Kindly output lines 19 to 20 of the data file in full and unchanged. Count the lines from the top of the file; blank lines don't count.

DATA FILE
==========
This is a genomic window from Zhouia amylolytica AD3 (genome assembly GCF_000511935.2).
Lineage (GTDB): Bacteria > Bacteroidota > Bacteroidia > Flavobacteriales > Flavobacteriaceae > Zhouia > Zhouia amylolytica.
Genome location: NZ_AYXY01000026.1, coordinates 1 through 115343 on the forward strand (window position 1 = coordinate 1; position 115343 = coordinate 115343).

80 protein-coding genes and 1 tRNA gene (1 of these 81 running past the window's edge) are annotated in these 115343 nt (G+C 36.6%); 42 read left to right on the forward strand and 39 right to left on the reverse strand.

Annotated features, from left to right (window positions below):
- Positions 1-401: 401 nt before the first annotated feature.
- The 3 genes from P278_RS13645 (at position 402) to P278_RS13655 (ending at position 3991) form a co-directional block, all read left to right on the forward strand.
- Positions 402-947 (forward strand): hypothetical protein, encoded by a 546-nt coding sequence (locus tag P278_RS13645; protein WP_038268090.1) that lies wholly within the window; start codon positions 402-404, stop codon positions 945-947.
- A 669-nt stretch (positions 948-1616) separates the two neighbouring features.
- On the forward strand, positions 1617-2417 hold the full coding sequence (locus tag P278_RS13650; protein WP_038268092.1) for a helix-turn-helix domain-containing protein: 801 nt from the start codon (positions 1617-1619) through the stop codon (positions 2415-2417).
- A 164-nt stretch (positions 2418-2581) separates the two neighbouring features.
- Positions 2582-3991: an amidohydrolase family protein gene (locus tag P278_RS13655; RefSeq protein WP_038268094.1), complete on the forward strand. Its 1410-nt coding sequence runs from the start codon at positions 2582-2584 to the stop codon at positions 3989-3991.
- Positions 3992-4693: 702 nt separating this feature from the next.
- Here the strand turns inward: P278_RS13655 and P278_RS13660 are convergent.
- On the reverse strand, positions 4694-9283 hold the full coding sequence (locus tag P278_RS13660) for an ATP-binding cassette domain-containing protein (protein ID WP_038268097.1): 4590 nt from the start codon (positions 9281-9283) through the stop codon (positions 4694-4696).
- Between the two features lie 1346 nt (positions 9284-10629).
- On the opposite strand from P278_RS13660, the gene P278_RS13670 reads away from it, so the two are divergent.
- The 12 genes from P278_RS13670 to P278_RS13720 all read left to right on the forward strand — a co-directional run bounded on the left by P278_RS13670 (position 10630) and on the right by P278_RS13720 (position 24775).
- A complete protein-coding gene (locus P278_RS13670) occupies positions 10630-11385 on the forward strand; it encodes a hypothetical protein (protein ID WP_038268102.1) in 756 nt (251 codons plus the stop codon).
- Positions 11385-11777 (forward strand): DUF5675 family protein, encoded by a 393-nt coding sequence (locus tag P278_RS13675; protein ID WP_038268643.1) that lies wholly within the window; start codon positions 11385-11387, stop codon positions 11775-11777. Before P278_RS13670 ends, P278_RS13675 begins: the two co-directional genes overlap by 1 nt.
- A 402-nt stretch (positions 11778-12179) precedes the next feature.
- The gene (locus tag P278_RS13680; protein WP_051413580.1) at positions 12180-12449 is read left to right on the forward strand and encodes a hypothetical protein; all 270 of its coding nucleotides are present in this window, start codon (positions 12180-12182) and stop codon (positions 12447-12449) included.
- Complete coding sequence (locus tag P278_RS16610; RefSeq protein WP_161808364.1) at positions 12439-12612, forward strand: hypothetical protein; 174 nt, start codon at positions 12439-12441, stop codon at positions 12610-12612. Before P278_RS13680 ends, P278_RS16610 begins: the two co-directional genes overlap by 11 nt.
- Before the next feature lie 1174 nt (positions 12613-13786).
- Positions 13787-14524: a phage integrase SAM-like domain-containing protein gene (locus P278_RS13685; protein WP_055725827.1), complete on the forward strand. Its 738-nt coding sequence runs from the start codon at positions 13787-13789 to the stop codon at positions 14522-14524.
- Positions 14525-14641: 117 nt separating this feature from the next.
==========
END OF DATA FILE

- A complete protein-coding gene (locus P278_RS13670) occupies positions 10630-11385 on the forward strand; it encodes a hypothetical protein (protein ID WP_038268102.1) in 756 nt (251 codons plus the stop codon).
- Positions 11385-11777 (forward strand): DUF5675 family protein, encoded by a 393-nt coding sequence (locus tag P278_RS13675; protein ID WP_038268643.1) that lies wholly within the window; start codon positions 11385-11387, stop codon positions 11775-11777. Before P278_RS13670 ends, P278_RS13675 begins: the two co-directional genes overlap by 1 nt.